A relationship between anxiety and social networks has also been observed.particularly when the use of social networks is aimed at coping with difficult emotions for which alternative and adaptive coping mechanisms are lacking. There is some work that even relates the number of profiles available (Facebook, Twitter, etc.) with the autonomous activation of the user, who would perceive an overwhelming demand when trying to take care of all of them in the way he/she would like to do it.
The use of social networks should therefore be moderated among people with a depressive or anxious disorder. The exact way in which these phenomena are related to each other is still unknown.Most of the research that has been done to date is based on correlational analyses, which do not allow us to draw a cause-and-effect relationship. Thus, the use of networks could precipitate the problem, or perhaps it would be the mental disorder that would be motivating the abuse of the Internet. Self-esteem could be at the base of both assumptions.
6. Preventing sedentary lifestyles and insomnia
The use of social networks is generally a sedentary activity. To compose a tweet or upload a post to Facebook, the person does not have to make any physical effort, so the time spent on these platforms is inversely proportional to the time spent on sports activities. This problem is very important especially in childrenMany of them already have their own online profile, as they need exercise for a healthy development.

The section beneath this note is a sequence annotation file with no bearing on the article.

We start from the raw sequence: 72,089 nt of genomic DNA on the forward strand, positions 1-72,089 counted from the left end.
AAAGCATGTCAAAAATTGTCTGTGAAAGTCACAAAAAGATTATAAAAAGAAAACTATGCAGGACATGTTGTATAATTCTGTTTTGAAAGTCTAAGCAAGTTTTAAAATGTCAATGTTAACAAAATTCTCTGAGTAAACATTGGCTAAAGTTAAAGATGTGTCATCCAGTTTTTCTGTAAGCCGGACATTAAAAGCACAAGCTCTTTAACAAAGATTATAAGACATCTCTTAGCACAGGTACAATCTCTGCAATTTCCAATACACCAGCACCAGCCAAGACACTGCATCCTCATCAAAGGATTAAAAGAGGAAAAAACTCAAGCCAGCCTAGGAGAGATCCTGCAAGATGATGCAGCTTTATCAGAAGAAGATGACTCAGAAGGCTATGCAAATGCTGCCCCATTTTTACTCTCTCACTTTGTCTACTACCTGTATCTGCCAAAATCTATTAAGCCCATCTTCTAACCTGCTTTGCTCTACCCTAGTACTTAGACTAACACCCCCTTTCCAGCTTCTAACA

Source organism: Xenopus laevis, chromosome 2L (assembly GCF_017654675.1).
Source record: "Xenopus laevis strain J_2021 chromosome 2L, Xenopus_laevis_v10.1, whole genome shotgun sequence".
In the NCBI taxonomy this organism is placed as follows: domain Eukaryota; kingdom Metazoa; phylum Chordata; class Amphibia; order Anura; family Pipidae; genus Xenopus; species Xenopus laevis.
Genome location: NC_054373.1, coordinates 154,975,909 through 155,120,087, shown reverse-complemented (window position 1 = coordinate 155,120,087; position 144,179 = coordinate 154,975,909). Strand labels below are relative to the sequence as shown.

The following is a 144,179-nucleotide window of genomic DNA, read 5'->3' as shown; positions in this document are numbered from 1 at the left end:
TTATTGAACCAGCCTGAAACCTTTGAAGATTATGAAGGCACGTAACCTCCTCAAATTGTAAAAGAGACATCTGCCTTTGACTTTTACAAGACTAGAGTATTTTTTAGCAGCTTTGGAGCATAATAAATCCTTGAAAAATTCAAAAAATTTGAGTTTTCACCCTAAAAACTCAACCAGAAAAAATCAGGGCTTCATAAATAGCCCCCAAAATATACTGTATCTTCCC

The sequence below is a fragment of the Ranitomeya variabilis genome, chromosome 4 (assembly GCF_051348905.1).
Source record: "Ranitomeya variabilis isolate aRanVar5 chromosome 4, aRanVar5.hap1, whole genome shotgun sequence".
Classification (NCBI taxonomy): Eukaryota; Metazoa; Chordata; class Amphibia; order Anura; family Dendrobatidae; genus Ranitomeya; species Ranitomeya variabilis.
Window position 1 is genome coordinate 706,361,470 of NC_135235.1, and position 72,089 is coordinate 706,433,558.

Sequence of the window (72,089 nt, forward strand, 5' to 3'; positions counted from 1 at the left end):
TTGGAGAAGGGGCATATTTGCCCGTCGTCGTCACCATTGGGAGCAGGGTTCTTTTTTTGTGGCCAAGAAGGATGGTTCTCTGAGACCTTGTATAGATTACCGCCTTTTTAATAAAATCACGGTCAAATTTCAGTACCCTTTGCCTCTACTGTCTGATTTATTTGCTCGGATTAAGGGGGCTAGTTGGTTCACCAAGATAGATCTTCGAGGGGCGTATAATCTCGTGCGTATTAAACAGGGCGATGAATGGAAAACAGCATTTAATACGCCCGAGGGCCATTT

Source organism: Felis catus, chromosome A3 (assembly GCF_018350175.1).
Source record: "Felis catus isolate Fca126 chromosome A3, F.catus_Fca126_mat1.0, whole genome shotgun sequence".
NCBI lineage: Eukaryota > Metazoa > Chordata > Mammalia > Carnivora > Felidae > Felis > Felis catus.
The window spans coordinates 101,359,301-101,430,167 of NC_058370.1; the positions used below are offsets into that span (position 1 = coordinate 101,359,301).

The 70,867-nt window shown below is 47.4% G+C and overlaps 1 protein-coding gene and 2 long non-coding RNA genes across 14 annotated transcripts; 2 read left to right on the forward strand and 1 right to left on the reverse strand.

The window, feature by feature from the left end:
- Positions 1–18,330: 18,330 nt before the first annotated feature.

On the other hand, there is also evidence that excessive use of social networks can reduce the time spent on sleep, or make it less restful.
This finding could have three possible causes, namely: cognitive hyperactivity during the hours close to bedtime (due to performing mentally demanding tasks on the Internet), staying connected until the wee hours of the morning (taking time away from rest) and exposure to screens that project excessive light on the retina. All this can alter circadian rhythms, regulated by the suprachiasmatic nucleusregulated by the suprachiasmatic nucleus and the production of melatonin from the pineal gland.
Disconnecting from social networks can be the perfect occasion to devote time to activities that to dedicate time to activities that contribute to improve our general physical conditionThe use of social networks can be the perfect occasion to dedicate time to activities that contribute to improve our general physical condition, as long as the use of them prevents a healthy life. As we pointed out, all this is even more important in children, since by participating in symbolic play (together with their peers in real life) they contribute to the maturation of their nervous system and the development of skills necessary for a full social life (which also results in greater body movement and optimal physical condition).
(Updated at Mar 28 / 2023)